Best of urban Africa: 10 cities worth going to

Best of urban Africa: 10 cities worth going to

It's not all safaris and savannah. Some of Africa's cities are just as worthy of your travel plans
algiers guide
Algiers -- all the enchantment of Paris, without the bad weather.

The great African continent has for millennia been a kaleidoscope of wildlife arenas. Desert, jungle, rivers and mountains merge together to create one of the world's most variegated regions.

But there is one modern addition missing from that traditional perspective -- its cities.

From the warm welcome in Khartoum to the shopping of Maun, African cities are now worthy destinations in their own right. Don't neglect them.

 

1. Algiers, Algeria

Experience the African Paris.


Spend a few days exploring the grand boulevards and rambling stairways of Algiers and you’re sure to fall in love with the Algerian capital.

The waterfront, with its arched porticoes and statuesque mansions, is reminiscent of Marseille and the decadently crumbling hillside quarters transport the mind to Paris’s classic Montmartre area.

Here old men sip strong Arabic coffee at terrace cafés, and the cries of hawkers and fish-wives echo through the tangled alleys.

While the French were willing to release their colonial stranglehold on other parts of North Africa, they’d always intended to maintain a foothold in Algeria.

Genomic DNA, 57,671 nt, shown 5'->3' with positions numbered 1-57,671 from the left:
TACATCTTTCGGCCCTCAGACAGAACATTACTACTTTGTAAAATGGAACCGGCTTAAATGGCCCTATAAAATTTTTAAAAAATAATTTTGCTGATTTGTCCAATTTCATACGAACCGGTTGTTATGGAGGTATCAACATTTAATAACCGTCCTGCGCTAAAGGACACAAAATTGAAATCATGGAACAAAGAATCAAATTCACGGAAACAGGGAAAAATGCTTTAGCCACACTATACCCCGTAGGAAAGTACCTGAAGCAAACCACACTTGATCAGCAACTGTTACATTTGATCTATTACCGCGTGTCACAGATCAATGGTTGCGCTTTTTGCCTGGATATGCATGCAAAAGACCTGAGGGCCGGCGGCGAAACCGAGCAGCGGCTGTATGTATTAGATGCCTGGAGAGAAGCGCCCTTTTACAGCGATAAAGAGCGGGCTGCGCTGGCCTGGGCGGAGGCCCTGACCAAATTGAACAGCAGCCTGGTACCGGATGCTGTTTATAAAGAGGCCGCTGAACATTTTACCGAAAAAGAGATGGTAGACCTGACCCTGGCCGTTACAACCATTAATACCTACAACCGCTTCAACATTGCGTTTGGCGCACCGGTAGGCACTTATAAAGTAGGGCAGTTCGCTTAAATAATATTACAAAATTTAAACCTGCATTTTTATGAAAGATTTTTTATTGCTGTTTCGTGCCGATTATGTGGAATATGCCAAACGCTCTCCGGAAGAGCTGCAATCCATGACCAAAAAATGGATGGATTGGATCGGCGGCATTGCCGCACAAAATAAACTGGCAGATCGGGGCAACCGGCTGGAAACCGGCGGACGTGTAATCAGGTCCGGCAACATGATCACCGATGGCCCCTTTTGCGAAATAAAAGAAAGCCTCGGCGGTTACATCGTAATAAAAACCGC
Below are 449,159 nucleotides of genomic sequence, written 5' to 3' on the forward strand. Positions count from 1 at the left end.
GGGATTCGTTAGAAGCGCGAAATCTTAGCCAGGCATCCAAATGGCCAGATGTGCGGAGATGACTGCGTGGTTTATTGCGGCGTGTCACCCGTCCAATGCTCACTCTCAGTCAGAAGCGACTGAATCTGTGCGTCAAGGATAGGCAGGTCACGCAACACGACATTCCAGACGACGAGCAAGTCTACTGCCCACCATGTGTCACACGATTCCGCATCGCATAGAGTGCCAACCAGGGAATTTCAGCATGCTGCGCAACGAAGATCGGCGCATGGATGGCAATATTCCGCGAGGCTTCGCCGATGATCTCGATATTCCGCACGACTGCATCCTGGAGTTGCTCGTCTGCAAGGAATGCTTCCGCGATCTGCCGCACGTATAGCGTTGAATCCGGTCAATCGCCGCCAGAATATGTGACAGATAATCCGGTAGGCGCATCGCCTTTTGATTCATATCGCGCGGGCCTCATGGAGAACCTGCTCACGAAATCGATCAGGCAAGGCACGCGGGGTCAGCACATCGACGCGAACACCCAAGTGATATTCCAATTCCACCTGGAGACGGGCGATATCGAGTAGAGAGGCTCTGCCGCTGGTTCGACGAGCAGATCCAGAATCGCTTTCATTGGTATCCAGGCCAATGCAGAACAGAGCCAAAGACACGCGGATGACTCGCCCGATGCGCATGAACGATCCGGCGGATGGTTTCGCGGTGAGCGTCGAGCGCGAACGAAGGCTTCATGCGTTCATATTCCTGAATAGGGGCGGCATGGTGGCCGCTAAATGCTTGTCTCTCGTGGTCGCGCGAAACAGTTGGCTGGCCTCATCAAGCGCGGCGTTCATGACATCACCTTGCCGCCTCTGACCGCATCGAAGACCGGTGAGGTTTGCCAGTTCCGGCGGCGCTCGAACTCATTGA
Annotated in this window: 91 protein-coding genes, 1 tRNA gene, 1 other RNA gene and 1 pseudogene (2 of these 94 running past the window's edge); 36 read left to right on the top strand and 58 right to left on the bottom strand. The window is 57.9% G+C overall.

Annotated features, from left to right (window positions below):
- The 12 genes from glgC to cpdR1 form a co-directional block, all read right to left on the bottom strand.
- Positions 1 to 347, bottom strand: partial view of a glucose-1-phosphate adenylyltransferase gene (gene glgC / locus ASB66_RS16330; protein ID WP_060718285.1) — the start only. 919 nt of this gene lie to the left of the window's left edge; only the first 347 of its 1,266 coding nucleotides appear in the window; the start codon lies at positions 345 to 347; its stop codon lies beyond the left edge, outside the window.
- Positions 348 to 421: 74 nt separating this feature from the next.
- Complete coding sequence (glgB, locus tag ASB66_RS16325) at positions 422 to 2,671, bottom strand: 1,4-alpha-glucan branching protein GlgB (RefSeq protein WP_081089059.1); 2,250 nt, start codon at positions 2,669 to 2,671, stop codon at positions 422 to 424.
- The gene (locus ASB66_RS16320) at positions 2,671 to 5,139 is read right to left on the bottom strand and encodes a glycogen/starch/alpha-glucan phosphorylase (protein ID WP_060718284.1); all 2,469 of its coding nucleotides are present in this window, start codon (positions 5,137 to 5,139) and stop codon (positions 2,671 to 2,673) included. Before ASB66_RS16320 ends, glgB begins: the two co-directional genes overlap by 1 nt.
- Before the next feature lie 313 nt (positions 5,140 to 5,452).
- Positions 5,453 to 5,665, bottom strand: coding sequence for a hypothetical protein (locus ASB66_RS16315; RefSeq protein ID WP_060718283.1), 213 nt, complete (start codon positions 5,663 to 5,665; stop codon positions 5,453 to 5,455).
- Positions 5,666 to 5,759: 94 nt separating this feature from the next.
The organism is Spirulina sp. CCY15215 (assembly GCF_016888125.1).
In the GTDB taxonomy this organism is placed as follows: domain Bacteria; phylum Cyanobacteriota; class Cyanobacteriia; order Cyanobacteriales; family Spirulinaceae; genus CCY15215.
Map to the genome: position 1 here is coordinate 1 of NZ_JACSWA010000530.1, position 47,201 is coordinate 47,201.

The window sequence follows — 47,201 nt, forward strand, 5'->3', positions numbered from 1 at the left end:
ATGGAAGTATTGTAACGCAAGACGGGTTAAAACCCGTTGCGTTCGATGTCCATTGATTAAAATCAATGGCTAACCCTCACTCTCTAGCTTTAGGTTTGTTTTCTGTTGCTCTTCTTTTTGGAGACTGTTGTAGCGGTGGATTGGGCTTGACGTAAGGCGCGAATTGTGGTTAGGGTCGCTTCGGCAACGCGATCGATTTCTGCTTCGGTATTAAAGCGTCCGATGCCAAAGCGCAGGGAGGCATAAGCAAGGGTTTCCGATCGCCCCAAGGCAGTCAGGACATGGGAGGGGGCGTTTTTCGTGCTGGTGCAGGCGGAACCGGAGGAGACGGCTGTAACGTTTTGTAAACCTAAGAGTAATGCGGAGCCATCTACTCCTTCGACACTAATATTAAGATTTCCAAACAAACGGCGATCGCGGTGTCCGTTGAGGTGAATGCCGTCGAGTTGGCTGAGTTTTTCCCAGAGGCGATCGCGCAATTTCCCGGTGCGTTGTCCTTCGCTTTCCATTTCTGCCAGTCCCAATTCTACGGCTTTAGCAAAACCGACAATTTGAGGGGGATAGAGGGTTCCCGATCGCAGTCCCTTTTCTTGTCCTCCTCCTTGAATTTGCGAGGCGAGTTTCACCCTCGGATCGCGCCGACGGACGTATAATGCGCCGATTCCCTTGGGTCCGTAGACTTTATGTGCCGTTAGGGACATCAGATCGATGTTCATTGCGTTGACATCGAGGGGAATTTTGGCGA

They built a city here that was designed to be the Paris of North Africa. Better still, it is a Paris with great beaches and the African sun.

For more information see: www.algeriantourism.com

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2. Khartoum, Sudan

A cup of tea and a cozy conversation available here.


As the capital of Africa’s biggest country, Khartoum is -- literally and figuratively -- very distantly removed from the troubled regions of western Sudan.

If you take time to explore the ancient riverbank communities where the Blue and White Niles meet, you’ll soon come to the conclusion that this is one of the world’s safest and most hospitable cities.

Street crime is almost non-existent. The only danger -- as you make your way along the dirt-tracks of the old neighborhood of Bahri -- is a late arrival at your destination due to the never-ending invitations to drink tea with the people who come out of their homes to entice you in.